We do not choose the good which we know we ought to choose : we do choose the evil which we very well know we ought not to choose. The propensity to do this, the entertaining the temptation to do it, the doing it, all these are sin. Now sin is not, like evil, a mere general quality : it is committed against a person. And there is, properly speaking, but one Person, against whom sin is, or can be committed. There is One who is the source and fountain of all law, all right, all purity, all goodness. And this law of good and evil of which we have been speaking, this above and before all others, springs from that Holy and Just one who hath made us and to whom we are accountable. All sin is against Him : is a violation of His law, is a thwarting, by His mysterious permission, of His holy and blessed purposes with regard to man.

All have sinned. And in dwelling on this, the fact, that all men have inherited the disposition to sin, necessarily comes first. And this is no fiction : this is not, as the unbeliever of our day would try to persuade you, an exploded fallacy of a gone-by system ; but it is sober and fearful truth. It is moreover agreeable to the analogy of all God's works in nature and in spirit : a truth, as matter of experience, undeniable by any who is aware of even the most common phaenomena of our nature. And, inheriting this disposition, but with it inheriting also the great inward law of conscience warning us against evil, we have again and again fol- lowed, not the good law, but the evil propensity: in wayward childhood this has been so : in passionate 1 youth : in calm deliberate manhood. We have not

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chosen evil ; we have hated evil by our very nature ; but we have followed evil, fallen into sin, by reason of our lusts and our passions blinding us, dragging us onward and downward, and delivering us tied and bound into the power of the enemy whom we naturally shun and detest. We have done this, we are doing it, continually : we shall ever be doing it more or less, in our manifold weaknesses, our besetting dangers, our abounding temptations.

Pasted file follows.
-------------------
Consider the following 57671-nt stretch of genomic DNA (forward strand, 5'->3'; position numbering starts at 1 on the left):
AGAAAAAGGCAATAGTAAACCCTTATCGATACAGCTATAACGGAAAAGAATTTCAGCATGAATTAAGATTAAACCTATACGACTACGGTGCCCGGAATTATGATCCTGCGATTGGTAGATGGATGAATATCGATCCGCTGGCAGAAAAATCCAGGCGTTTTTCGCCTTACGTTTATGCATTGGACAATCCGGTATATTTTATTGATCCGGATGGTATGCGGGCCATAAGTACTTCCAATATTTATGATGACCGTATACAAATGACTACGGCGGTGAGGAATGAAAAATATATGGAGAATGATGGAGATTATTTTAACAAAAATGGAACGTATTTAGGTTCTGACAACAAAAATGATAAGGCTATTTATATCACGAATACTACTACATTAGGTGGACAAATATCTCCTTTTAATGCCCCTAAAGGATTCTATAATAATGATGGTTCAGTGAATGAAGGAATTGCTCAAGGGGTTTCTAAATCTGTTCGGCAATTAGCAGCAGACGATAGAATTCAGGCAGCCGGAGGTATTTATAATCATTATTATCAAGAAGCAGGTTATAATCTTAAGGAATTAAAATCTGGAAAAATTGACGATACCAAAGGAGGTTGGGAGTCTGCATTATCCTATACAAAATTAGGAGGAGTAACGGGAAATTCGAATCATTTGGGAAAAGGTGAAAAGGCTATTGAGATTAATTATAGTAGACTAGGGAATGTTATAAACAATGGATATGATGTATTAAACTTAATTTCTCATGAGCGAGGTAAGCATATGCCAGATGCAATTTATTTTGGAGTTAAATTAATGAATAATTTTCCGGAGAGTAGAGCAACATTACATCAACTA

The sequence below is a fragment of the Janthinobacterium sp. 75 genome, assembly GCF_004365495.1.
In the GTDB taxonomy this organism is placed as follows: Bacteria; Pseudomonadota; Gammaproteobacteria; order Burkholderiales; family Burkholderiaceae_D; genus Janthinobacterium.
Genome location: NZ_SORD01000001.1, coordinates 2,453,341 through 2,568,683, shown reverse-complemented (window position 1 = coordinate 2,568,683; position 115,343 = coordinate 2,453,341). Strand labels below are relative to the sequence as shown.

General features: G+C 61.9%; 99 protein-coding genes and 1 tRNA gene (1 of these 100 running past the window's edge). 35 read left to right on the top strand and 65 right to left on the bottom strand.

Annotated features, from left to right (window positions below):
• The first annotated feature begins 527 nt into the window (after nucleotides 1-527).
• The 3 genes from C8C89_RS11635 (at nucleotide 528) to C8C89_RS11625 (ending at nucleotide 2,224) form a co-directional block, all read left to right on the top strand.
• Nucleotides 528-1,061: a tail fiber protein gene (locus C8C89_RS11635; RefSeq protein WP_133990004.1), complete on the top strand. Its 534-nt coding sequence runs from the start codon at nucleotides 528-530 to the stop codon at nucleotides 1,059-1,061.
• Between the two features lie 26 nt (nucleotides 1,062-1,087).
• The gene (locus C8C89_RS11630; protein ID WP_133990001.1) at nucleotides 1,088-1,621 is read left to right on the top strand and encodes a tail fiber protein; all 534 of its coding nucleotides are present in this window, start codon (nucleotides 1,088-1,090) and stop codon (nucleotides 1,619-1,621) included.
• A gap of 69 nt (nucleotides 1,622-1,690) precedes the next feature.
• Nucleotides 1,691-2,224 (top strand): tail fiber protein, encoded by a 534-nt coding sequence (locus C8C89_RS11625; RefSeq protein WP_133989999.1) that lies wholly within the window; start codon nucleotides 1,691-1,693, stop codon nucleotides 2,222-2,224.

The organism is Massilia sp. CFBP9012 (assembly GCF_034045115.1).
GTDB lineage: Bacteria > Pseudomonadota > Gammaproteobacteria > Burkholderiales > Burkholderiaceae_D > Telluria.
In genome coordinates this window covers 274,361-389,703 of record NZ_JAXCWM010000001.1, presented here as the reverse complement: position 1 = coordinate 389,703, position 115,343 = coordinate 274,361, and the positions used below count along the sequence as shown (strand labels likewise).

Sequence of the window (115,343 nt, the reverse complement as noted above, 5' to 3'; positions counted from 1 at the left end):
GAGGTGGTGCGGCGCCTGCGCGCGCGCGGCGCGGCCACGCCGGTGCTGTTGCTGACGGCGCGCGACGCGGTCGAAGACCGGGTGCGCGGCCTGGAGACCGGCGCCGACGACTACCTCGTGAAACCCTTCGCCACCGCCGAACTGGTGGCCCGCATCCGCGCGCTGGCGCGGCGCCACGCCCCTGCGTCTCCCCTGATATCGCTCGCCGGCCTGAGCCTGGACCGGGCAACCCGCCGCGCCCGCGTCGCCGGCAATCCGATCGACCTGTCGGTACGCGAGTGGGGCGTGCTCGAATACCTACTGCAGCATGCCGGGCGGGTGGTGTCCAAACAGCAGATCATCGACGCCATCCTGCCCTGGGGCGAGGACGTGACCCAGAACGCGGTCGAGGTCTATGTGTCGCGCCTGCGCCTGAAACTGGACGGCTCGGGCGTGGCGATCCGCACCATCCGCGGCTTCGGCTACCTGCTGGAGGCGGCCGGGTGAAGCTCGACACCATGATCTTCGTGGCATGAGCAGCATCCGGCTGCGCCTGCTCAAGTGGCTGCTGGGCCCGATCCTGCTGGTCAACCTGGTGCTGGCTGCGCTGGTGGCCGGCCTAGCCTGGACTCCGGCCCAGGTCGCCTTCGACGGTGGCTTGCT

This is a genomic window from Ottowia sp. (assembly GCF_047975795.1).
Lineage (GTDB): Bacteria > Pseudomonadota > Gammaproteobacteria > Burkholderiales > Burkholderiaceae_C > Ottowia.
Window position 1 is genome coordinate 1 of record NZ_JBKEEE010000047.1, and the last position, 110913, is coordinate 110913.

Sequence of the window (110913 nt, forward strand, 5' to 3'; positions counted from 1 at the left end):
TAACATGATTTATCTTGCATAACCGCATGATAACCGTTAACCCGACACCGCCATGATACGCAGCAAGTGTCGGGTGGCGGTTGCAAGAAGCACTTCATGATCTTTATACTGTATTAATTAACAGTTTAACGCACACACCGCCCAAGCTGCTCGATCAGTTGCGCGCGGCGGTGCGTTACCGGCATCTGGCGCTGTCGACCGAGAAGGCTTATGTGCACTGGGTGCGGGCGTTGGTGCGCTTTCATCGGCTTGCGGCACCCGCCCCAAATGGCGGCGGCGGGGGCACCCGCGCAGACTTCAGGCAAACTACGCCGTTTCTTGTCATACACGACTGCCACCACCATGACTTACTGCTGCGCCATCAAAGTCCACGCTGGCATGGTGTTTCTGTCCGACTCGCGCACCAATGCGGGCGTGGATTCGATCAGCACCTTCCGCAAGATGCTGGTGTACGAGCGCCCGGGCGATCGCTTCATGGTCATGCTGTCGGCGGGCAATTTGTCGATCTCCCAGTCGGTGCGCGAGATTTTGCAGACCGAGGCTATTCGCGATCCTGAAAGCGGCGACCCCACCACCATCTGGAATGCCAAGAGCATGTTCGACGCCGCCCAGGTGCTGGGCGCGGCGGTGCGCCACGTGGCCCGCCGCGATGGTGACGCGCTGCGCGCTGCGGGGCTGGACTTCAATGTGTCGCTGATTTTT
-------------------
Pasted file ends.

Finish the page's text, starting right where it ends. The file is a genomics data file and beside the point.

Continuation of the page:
Now then, this being so, what follows ? Can sin be safe ? Can a sinner be happy ? Can a sinful man be gaining the ends of his being ? The full answer to this question does not belong to our subject to-day ; but I cannot and ought not to conclude without slightly anticipating it.

Sin is and must be the ruin of man, body and soul, here and hereafter. The born sinner the tainted child of a tainted stock, living under that taint, with it working and spreading in him and through him, how shall he be safe ? how shall he be happy ? how shall he ever grow on to good and to a blessed eternity ? Without going any further into the matter to-day, do you not see that this cannot be so? Whoever sins, goes wrong : lays up grief, shame, all that is dreadful, for himself, by thwarting the gracious ends for which God created him, viz. to love, obey, and imitate Him- self, that he may become like Him, and one day see Him as He is.

Xo more then at present but this. Ever}^ man's work in life, sinners as we all are, is this : to find out his sins, to confess his sins to God, to struggle with

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God's help against his sins, year by year and day by day to gain victories over his sins through Him who overcame sin for us ; to believe in, and live in the reality of, the Atonement which His blood has made for all and every sin. All the glorious process of that which He hath accomplished for us, will come before us as we proceed.